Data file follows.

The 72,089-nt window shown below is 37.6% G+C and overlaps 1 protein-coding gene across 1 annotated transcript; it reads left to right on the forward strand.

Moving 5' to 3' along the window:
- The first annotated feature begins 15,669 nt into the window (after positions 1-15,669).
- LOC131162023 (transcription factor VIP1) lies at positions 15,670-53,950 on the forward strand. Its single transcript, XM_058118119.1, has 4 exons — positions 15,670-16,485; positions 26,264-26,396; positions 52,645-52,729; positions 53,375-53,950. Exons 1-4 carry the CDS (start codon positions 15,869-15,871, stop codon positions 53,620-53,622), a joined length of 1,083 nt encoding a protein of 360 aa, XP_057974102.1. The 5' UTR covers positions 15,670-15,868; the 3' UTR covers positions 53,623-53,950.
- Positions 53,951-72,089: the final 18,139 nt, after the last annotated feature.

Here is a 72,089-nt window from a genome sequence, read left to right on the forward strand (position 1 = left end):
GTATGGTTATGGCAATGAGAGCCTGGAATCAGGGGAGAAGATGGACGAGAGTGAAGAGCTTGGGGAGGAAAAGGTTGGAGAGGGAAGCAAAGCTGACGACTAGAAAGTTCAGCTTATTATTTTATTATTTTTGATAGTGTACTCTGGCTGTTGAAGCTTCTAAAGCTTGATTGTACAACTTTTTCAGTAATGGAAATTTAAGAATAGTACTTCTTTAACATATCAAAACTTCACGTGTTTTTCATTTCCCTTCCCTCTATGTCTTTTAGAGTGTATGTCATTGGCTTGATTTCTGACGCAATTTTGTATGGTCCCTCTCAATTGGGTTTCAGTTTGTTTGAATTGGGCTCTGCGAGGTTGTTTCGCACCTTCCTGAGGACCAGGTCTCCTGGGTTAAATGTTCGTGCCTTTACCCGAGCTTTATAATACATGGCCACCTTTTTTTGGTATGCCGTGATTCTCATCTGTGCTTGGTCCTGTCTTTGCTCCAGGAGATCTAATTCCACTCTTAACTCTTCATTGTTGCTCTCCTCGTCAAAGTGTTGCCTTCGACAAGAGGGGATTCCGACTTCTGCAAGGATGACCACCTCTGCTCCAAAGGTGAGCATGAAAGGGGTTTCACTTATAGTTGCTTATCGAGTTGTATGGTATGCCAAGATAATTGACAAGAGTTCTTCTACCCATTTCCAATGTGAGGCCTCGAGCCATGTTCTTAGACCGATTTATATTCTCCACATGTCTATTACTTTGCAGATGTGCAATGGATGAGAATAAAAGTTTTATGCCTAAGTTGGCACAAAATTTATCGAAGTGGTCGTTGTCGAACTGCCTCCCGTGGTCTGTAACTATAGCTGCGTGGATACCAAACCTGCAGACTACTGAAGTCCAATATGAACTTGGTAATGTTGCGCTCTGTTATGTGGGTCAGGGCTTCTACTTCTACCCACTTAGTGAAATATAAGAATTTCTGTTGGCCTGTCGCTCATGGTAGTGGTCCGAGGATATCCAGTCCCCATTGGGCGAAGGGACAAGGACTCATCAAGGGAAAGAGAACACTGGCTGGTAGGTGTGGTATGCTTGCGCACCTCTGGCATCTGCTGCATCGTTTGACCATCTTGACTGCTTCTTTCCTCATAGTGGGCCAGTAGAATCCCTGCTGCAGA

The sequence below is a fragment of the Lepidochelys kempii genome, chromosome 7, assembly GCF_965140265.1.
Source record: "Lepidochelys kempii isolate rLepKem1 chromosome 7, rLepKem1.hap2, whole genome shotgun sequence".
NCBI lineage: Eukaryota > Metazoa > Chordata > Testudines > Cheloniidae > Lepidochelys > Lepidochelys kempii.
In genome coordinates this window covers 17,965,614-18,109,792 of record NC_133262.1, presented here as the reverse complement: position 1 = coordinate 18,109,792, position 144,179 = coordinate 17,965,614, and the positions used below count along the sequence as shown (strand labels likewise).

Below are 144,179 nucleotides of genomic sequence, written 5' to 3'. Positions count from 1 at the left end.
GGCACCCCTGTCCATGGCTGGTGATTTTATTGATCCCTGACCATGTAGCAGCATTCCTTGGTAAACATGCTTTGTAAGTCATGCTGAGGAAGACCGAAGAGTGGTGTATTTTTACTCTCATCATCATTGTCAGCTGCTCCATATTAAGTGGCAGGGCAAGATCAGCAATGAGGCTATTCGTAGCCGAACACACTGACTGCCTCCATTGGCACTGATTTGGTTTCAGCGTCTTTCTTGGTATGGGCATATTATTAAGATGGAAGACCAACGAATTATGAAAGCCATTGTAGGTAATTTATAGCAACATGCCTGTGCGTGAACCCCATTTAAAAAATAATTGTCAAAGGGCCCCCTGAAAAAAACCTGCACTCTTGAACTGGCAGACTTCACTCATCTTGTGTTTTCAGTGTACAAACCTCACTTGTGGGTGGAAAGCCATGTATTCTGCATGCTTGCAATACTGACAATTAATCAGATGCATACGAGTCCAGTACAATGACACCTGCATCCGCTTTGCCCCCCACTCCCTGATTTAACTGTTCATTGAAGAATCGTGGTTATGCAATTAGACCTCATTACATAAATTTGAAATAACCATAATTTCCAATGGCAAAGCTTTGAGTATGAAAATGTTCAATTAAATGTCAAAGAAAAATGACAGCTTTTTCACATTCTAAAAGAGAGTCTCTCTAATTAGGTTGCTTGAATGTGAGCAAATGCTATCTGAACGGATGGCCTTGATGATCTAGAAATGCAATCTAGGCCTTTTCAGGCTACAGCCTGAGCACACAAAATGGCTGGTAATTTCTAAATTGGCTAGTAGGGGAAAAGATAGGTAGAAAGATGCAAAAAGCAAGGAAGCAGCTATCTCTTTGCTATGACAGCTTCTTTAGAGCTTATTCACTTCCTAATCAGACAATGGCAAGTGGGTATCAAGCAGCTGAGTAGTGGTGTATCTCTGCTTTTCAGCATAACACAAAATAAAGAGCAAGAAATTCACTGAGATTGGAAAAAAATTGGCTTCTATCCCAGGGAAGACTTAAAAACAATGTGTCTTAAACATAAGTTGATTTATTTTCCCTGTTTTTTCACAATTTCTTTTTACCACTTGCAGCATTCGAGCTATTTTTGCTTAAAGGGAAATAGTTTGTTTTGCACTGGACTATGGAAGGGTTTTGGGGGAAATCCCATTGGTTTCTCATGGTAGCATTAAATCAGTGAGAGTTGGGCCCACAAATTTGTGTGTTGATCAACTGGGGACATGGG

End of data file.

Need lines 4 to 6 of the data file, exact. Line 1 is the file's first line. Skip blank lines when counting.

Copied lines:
- LOC131162023 (transcription factor VIP1) lies at positions 15,670-53,950 on the forward strand. Its single transcript, XM_058118119.1, has 4 exons — positions 15,670-16,485; positions 26,264-26,396; positions 52,645-52,729; positions 53,375-53,950. Exons 1-4 carry the CDS (start codon positions 15,869-15,871, stop codon positions 53,620-53,622), a joined length of 1,083 nt encoding a protein of 360 aa, XP_057974102.1. The 5' UTR covers positions 15,670-15,868; the 3' UTR covers positions 53,623-53,950.
- Positions 53,951-72,089: the final 18,139 nt, after the last annotated feature.

Here is a 72,089-nt window from a genome sequence, read left to right on the forward strand (position 1 = left end):